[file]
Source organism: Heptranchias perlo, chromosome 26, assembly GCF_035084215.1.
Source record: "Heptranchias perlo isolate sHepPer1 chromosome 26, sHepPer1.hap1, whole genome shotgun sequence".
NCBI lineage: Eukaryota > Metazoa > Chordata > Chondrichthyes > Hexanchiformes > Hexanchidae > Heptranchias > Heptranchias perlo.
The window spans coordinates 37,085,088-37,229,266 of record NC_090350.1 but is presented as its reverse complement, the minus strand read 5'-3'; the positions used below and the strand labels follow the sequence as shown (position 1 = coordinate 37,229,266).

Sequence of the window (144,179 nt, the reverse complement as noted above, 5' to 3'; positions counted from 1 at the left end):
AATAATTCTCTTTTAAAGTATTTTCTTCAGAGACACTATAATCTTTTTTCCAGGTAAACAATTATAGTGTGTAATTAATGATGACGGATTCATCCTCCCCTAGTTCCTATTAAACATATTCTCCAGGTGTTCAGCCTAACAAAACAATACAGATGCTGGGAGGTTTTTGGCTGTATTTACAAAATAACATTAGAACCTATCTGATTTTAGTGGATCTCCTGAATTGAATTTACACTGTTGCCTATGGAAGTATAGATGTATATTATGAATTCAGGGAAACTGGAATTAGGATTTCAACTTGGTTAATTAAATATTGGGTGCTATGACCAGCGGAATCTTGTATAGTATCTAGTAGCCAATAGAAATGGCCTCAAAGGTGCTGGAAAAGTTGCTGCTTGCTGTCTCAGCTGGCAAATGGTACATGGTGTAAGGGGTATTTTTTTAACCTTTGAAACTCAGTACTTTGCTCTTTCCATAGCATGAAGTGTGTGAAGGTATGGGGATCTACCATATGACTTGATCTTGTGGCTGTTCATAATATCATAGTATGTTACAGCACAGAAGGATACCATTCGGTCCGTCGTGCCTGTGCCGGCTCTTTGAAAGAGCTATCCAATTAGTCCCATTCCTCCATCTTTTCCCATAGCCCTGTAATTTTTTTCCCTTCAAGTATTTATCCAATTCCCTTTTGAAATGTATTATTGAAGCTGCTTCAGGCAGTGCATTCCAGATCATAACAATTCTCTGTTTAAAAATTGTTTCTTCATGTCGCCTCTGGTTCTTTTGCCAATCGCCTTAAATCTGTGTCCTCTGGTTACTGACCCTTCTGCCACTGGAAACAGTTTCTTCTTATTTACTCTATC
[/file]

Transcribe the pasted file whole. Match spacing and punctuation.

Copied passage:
Source organism: Heptranchias perlo, chromosome 26, assembly GCF_035084215.1.
Source record: "Heptranchias perlo isolate sHepPer1 chromosome 26, sHepPer1.hap1, whole genome shotgun sequence".
NCBI lineage: Eukaryota > Metazoa > Chordata > Chondrichthyes > Hexanchiformes > Hexanchidae > Heptranchias > Heptranchias perlo.
The window spans coordinates 37,085,088-37,229,266 of record NC_090350.1 but is presented as its reverse complement, the minus strand read 5'-3'; the positions used below and the strand labels follow the sequence as shown (position 1 = coordinate 37,229,266).

Sequence of the window (144,179 nt, the reverse complement as noted above, 5' to 3'; positions counted from 1 at the left end):
AATAATTCTCTTTTAAAGTATTTTCTTCAGAGACACTATAATCTTTTTTCCAGGTAAACAATTATAGTGTGTAATTAATGATGACGGATTCATCCTCCCCTAGTTCCTATTAAACATATTCTCCAGGTGTTCAGCCTAACAAAACAATACAGATGCTGGGAGGTTTTTGGCTGTATTTACAAAATAACATTAGAACCTATCTGATTTTAGTGGATCTCCTGAATTGAATTTACACTGTTGCCTATGGAAGTATAGATGTATATTATGAATTCAGGGAAACTGGAATTAGGATTTCAACTTGGTTAATTAAATATTGGGTGCTATGACCAGCGGAATCTTGTATAGTATCTAGTAGCCAATAGAAATGGCCTCAAAGGTGCTGGAAAAGTTGCTGCTTGCTGTCTCAGCTGGCAAATGGTACATGGTGTAAGGGGTATTTTTTTAACCTTTGAAACTCAGTACTTTGCTCTTTCCATAGCATGAAGTGTGTGAAGGTATGGGGATCTACCATATGACTTGATCTTGTGGCTGTTCATAATATCATAGTATGTTACAGCACAGAAGGATACCATTCGGTCCGTCGTGCCTGTGCCGGCTCTTTGAAAGAGCTATCCAATTAGTCCCATTCCTCCATCTTTTCCCATAGCCCTGTAATTTTTTTCCCTTCAAGTATTTATCCAATTCCCTTTTGAAATGTATTATTGAAGCTGCTTCAGGCAGTGCATTCCAGATCATAACAATTCTCTGTTTAAAAATTGTTTCTTCATGTCGCCTCTGGTTCTTTTGCCAATCGCCTTAAATCTGTGTCCTCTGGTTACTGACCCTTCTGCCACTGGAAACAGTTTCTTCTTATTTACTCTATC